When we keep what Jesus has done in front of us, it’s hard to keep sinning against one another and God. That’s because when we are thankful for what God has done for us by sending His son to die on our behalf, we should want to please Him. Not to earn or keep our salvation, but simply as a way to worship Him. So by regularly observing the Lord’s Supper, we should be driven to obedience and unity with one another.
They were devoted to and unified around praying for one another
Lastly, we learn that prayer for one another unified the early church. That’s what we should be doing as well, we should be praying for one another. Not just for each other’s physical ailments, but for one another’s spiritual life. That means we have to be willing to ask others how they are doing spiritually, as well as we have to be willing to tell others how we are doing spiritually. It’s a two-way street and we have to be willing to drive down both sides.
Telling others how you are doing spiritually doesn’t necessarily mean that you are always telling them what’s wrong. While that is not a bad idea. Telling others how you are doing spiritually might also mean that you share with them how God is working in your life for good. By willing to do both, you’re not only setting yourself up to receive encouragement, guidance, and prayer, but you will also be a catalyst to worship, as others are driven to praise God for what He is doing in your life. Either way, we are bringing glory to God, and glorifying God is what our life should be about.
What are the Benefits?
So these are the things we should be devoted to and unified around as a church. Honestly, when we are unified around these things, fights and disagreements will be at a minimum. When they do occur, we will seek reconciliation quickly.
As well as, when we are unified around these things, we will always be on the lookout for one another’s spiritual health. When we see others slipping, we will be in a place where we can pray for and admonish them. Or when we see others doing well, we will be in a place where we can encourage them to keep on keeping on.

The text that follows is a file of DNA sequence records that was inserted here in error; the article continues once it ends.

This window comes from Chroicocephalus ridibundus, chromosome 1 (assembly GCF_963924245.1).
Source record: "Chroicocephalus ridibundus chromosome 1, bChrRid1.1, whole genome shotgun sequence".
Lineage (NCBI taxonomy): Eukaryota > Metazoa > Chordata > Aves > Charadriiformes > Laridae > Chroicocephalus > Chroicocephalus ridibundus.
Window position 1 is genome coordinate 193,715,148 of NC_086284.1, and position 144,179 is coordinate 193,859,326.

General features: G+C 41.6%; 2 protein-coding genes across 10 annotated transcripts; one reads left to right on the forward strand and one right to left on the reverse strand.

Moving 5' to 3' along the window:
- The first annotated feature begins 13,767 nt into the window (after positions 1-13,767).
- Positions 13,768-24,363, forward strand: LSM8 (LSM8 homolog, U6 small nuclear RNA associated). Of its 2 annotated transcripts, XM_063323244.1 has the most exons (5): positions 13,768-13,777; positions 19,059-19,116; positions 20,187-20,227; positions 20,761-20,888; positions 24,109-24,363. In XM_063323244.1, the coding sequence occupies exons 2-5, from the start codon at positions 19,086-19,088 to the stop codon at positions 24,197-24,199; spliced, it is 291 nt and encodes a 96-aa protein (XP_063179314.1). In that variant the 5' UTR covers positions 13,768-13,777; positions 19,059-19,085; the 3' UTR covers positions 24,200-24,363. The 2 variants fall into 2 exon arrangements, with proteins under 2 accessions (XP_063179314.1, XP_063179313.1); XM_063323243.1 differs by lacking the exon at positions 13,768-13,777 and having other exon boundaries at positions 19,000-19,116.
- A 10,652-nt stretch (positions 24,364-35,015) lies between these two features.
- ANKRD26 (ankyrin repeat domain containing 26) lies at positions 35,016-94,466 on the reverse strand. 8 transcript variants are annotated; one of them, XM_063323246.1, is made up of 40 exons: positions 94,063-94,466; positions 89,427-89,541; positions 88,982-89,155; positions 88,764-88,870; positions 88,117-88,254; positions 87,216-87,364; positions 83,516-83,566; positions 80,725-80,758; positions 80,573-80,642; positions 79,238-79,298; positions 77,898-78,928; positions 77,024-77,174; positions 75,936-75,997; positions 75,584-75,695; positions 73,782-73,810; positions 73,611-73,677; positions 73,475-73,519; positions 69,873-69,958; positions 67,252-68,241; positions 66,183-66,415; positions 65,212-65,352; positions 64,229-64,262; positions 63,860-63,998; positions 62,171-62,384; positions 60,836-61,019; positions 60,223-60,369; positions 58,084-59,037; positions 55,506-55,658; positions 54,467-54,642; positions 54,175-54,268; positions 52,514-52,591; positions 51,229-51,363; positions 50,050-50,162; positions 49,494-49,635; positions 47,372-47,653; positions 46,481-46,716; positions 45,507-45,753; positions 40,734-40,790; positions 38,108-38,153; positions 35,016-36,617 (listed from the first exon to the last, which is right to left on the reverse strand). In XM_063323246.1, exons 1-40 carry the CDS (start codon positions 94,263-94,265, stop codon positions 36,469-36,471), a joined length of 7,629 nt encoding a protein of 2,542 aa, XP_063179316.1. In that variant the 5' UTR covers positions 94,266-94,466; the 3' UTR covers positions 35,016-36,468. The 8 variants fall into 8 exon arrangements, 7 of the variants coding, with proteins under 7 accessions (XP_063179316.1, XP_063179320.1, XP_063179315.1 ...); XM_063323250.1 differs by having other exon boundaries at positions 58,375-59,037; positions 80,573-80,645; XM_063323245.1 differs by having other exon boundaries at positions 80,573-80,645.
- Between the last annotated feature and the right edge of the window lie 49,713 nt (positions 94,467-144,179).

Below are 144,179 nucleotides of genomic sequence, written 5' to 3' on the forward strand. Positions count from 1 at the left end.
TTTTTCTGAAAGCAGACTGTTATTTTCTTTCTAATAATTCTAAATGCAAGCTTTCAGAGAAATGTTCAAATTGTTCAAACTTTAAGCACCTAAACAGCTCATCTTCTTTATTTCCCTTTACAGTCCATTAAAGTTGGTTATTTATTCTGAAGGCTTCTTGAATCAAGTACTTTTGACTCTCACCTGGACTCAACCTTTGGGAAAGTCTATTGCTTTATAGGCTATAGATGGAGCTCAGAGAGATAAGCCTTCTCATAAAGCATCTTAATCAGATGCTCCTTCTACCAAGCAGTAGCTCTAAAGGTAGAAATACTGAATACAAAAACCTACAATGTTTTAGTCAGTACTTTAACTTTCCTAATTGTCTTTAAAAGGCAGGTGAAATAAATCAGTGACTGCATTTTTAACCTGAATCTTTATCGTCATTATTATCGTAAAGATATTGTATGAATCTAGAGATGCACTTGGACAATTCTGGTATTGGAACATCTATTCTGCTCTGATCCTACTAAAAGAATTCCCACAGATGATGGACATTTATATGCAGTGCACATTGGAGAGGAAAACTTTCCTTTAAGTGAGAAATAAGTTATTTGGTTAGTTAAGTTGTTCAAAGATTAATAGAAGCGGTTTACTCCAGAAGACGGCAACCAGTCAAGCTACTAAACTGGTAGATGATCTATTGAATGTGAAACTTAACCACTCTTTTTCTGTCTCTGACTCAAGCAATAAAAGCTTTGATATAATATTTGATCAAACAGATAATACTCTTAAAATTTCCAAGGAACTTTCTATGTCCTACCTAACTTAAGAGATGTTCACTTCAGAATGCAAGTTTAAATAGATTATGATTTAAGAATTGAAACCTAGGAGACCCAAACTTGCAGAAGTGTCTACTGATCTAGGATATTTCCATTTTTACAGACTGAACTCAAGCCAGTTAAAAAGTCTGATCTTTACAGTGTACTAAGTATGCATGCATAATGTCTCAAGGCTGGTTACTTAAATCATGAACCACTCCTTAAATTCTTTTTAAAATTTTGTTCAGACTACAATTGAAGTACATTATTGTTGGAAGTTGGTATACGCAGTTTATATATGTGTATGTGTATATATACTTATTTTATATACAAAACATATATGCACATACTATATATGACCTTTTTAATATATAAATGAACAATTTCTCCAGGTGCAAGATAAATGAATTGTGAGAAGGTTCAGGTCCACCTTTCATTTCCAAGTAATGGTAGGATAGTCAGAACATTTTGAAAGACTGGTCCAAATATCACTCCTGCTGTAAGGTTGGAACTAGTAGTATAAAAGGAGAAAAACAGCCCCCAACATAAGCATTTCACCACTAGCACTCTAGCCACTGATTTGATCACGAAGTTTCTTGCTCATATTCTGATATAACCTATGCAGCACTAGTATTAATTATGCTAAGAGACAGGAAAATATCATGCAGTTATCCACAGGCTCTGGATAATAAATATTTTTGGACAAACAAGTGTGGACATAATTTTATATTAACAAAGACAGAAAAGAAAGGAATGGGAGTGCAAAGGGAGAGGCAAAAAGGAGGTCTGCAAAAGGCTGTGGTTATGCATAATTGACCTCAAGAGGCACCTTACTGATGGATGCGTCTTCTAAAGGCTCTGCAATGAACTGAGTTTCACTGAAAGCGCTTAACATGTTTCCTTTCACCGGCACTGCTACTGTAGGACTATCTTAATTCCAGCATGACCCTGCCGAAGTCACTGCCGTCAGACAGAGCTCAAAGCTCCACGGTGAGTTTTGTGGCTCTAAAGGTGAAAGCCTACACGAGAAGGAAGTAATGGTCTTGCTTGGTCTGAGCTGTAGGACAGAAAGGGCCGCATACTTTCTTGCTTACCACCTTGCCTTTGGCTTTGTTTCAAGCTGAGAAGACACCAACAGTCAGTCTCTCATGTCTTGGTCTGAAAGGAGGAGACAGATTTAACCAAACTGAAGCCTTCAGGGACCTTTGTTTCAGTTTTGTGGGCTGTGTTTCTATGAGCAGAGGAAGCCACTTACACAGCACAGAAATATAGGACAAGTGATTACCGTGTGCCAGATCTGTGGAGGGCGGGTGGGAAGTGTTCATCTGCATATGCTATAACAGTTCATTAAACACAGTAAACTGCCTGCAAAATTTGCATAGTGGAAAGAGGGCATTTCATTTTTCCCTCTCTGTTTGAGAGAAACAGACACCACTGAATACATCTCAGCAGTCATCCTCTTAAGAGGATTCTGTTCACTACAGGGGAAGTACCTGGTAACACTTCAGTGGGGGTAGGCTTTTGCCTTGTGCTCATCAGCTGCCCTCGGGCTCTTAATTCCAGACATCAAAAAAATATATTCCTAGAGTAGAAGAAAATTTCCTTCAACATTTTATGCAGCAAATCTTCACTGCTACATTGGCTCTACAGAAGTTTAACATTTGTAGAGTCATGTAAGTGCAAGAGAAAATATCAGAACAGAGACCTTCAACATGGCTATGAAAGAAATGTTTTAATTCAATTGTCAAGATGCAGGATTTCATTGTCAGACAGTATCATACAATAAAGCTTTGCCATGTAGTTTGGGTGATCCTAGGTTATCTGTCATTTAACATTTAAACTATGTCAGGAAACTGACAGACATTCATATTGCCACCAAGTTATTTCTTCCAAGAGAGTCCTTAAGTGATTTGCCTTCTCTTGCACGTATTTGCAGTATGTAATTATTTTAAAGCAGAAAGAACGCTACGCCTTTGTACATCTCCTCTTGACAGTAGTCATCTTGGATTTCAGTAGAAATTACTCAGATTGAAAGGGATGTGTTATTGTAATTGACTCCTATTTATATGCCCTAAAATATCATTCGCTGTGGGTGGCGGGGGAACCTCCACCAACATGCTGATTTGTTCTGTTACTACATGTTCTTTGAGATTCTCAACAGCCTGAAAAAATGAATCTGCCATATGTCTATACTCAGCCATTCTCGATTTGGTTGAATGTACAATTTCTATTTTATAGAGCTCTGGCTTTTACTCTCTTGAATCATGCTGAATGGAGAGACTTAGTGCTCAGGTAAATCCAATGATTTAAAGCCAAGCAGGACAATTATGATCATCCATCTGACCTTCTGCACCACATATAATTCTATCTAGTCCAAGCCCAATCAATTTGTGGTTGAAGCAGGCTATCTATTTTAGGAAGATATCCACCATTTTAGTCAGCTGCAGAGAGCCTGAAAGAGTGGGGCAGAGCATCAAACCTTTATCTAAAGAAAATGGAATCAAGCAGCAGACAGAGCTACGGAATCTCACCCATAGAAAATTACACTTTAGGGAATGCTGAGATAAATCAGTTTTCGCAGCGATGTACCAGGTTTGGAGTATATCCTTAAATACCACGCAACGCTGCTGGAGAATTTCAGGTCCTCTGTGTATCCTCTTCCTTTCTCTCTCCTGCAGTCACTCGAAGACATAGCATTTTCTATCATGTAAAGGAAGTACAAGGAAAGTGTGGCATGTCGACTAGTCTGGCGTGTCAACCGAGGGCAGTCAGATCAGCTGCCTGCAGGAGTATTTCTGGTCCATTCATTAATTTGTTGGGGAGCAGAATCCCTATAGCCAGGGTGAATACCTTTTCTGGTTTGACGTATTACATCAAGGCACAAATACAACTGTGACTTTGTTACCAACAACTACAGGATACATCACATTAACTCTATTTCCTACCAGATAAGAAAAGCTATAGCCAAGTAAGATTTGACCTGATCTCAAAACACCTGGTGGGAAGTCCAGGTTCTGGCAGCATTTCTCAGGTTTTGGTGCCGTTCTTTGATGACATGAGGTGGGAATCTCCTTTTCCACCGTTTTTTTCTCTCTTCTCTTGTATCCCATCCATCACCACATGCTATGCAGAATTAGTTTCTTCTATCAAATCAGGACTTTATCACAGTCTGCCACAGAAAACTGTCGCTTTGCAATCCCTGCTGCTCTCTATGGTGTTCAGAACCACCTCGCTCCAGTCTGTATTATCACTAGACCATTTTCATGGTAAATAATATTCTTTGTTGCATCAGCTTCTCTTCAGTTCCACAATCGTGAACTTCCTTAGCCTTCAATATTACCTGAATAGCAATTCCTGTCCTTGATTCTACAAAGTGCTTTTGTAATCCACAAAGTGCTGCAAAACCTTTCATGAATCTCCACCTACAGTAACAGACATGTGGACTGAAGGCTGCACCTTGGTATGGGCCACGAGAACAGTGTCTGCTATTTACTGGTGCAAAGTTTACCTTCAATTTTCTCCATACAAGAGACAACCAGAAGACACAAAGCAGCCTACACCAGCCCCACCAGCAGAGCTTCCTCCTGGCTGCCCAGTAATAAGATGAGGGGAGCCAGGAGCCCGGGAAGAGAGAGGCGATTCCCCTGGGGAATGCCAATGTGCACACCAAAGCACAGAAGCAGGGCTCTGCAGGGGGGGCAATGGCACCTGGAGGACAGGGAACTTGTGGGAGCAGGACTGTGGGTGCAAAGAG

Moreover, being unified around these ideas will allow us to be better witnesses to the world because we will come across as a unified and loving family that others will want to be a part of.
But again, we don’t do these things in our own strength, nor do we accomplish our mission in our own strength. It is the Holy Spirit who empowers us to be devoted to these things and to make disciples. Which means, when we see ourselves or others slipping, we shouldn’t just encourage them or ourselves to try harder. Instead, we should pray that the Spirit would work in our lives, empowering us to keep pressing on as Jesus’ disciple.
So let me encourage you to be faithful to your Spirit-empowered mission — to make disciples and to be devoted to the teaching, fellowship, breaking of bread, and prayer.
Question for Reflection
- Are the above a point of unity for your congregation?
Post adapted from my sermon The Unified Mission, Devotion, and Power of the Church